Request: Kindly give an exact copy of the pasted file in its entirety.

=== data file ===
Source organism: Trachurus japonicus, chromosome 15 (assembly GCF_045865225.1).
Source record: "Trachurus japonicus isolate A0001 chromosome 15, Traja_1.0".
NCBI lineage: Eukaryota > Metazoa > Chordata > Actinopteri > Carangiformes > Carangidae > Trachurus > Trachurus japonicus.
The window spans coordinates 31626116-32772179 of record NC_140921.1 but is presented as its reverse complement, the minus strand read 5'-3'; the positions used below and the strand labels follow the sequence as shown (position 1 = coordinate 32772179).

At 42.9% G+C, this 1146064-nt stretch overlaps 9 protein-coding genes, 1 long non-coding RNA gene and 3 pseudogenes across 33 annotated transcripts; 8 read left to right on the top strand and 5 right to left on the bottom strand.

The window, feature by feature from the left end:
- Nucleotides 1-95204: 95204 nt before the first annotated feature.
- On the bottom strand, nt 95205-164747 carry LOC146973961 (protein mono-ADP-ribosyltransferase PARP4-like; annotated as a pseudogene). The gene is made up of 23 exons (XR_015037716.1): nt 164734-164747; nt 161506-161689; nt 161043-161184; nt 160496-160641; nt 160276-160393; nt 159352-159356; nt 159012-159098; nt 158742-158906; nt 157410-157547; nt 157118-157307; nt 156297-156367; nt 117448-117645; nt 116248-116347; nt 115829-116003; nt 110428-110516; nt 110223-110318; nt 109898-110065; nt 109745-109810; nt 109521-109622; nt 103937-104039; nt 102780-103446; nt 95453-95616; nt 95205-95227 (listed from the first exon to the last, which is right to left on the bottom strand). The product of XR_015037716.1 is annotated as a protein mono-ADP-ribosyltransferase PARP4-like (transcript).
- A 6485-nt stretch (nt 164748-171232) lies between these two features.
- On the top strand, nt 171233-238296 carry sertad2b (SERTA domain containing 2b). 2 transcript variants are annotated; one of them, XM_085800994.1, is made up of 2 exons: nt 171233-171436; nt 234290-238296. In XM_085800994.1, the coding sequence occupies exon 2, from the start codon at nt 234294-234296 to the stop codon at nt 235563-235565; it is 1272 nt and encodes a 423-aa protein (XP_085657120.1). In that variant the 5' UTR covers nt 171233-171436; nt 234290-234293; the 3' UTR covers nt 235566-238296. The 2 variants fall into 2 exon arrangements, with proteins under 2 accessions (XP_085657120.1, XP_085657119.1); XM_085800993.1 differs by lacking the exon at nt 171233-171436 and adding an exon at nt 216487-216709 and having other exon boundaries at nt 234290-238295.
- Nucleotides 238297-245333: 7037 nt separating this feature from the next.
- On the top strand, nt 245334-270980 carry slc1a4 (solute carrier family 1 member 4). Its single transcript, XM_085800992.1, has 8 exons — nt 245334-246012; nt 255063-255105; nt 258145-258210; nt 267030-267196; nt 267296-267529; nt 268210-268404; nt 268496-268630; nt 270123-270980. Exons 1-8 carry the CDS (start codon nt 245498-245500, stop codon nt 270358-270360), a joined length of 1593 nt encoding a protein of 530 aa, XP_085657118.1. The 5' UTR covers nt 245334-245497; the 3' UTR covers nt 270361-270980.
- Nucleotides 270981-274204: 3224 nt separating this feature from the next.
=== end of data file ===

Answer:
Source organism: Trachurus japonicus, chromosome 15 (assembly GCF_045865225.1).
Source record: "Trachurus japonicus isolate A0001 chromosome 15, Traja_1.0".
NCBI lineage: Eukaryota > Metazoa > Chordata > Actinopteri > Carangiformes > Carangidae > Trachurus > Trachurus japonicus.
The window spans coordinates 31626116-32772179 of record NC_140921.1 but is presented as its reverse complement, the minus strand read 5'-3'; the positions used below and the strand labels follow the sequence as shown (position 1 = coordinate 32772179).

At 42.9% G+C, this 1146064-nt stretch overlaps 9 protein-coding genes, 1 long non-coding RNA gene and 3 pseudogenes across 33 annotated transcripts; 8 read left to right on the top strand and 5 right to left on the bottom strand.

The window, feature by feature from the left end:
- Nucleotides 1-95204: 95204 nt before the first annotated feature.
- On the bottom strand, nt 95205-164747 carry LOC146973961 (protein mono-ADP-ribosyltransferase PARP4-like; annotated as a pseudogene). The gene is made up of 23 exons (XR_015037716.1): nt 164734-164747; nt 161506-161689; nt 161043-161184; nt 160496-160641; nt 160276-160393; nt 159352-159356; nt 159012-159098; nt 158742-158906; nt 157410-157547; nt 157118-157307; nt 156297-156367; nt 117448-117645; nt 116248-116347; nt 115829-116003; nt 110428-110516; nt 110223-110318; nt 109898-110065; nt 109745-109810; nt 109521-109622; nt 103937-104039; nt 102780-103446; nt 95453-95616; nt 95205-95227 (listed from the first exon to the last, which is right to left on the bottom strand). The product of XR_015037716.1 is annotated as a protein mono-ADP-ribosyltransferase PARP4-like (transcript).
- A 6485-nt stretch (nt 164748-171232) lies between these two features.
- On the top strand, nt 171233-238296 carry sertad2b (SERTA domain containing 2b). 2 transcript variants are annotated; one of them, XM_085800994.1, is made up of 2 exons: nt 171233-171436; nt 234290-238296. In XM_085800994.1, the coding sequence occupies exon 2, from the start codon at nt 234294-234296 to the stop codon at nt 235563-235565; it is 1272 nt and encodes a 423-aa protein (XP_085657120.1). In that variant the 5' UTR covers nt 171233-171436; nt 234290-234293; the 3' UTR covers nt 235566-238296. The 2 variants fall into 2 exon arrangements, with proteins under 2 accessions (XP_085657120.1, XP_085657119.1); XM_085800993.1 differs by lacking the exon at nt 171233-171436 and adding an exon at nt 216487-216709 and having other exon boundaries at nt 234290-238295.
- Nucleotides 238297-245333: 7037 nt separating this feature from the next.
- On the top strand, nt 245334-270980 carry slc1a4 (solute carrier family 1 member 4). Its single transcript, XM_085800992.1, has 8 exons — nt 245334-246012; nt 255063-255105; nt 258145-258210; nt 267030-267196; nt 267296-267529; nt 268210-268404; nt 268496-268630; nt 270123-270980. Exons 1-8 carry the CDS (start codon nt 245498-245500, stop codon nt 270358-270360), a joined length of 1593 nt encoding a protein of 530 aa, XP_085657118.1. The 5' UTR covers nt 245334-245497; the 3' UTR covers nt 270361-270980.
- Nucleotides 270981-274204: 3224 nt separating this feature from the next.